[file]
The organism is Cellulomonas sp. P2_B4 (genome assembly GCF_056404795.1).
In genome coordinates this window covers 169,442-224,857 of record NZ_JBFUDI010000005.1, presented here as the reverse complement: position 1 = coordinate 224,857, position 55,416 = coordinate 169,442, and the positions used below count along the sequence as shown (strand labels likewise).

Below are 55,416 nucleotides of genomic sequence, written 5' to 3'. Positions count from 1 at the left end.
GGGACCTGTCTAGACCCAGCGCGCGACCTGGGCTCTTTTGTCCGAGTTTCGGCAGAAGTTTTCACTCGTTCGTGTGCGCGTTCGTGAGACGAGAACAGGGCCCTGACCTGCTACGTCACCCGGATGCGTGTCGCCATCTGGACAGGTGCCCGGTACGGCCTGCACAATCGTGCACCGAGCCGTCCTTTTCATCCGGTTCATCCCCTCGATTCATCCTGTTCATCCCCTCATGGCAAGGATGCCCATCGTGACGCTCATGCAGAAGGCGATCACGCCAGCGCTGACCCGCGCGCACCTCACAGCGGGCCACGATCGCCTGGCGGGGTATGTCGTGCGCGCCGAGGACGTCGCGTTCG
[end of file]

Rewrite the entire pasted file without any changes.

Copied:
The organism is Cellulomonas sp. P2_B4 (genome assembly GCF_056404795.1).
In genome coordinates this window covers 169,442-224,857 of record NZ_JBFUDI010000005.1, presented here as the reverse complement: position 1 = coordinate 224,857, position 55,416 = coordinate 169,442, and the positions used below count along the sequence as shown (strand labels likewise).

Below are 55,416 nucleotides of genomic sequence, written 5' to 3'. Positions count from 1 at the left end.
GGGACCTGTCTAGACCCAGCGCGCGACCTGGGCTCTTTTGTCCGAGTTTCGGCAGAAGTTTTCACTCGTTCGTGTGCGCGTTCGTGAGACGAGAACAGGGCCCTGACCTGCTACGTCACCCGGATGCGTGTCGCCATCTGGACAGGTGCCCGGTACGGCCTGCACAATCGTGCACCGAGCCGTCCTTTTCATCCGGTTCATCCCCTCGATTCATCCTGTTCATCCCCTCATGGCAAGGATGCCCATCGTGACGCTCATGCAGAAGGCGATCACGCCAGCGCTGACCCGCGCGCACCTCACAGCGGGCCACGATCGCCTGGCGGGGTATGTCGTGCGCGCCGAGGACGTCGCGTTCG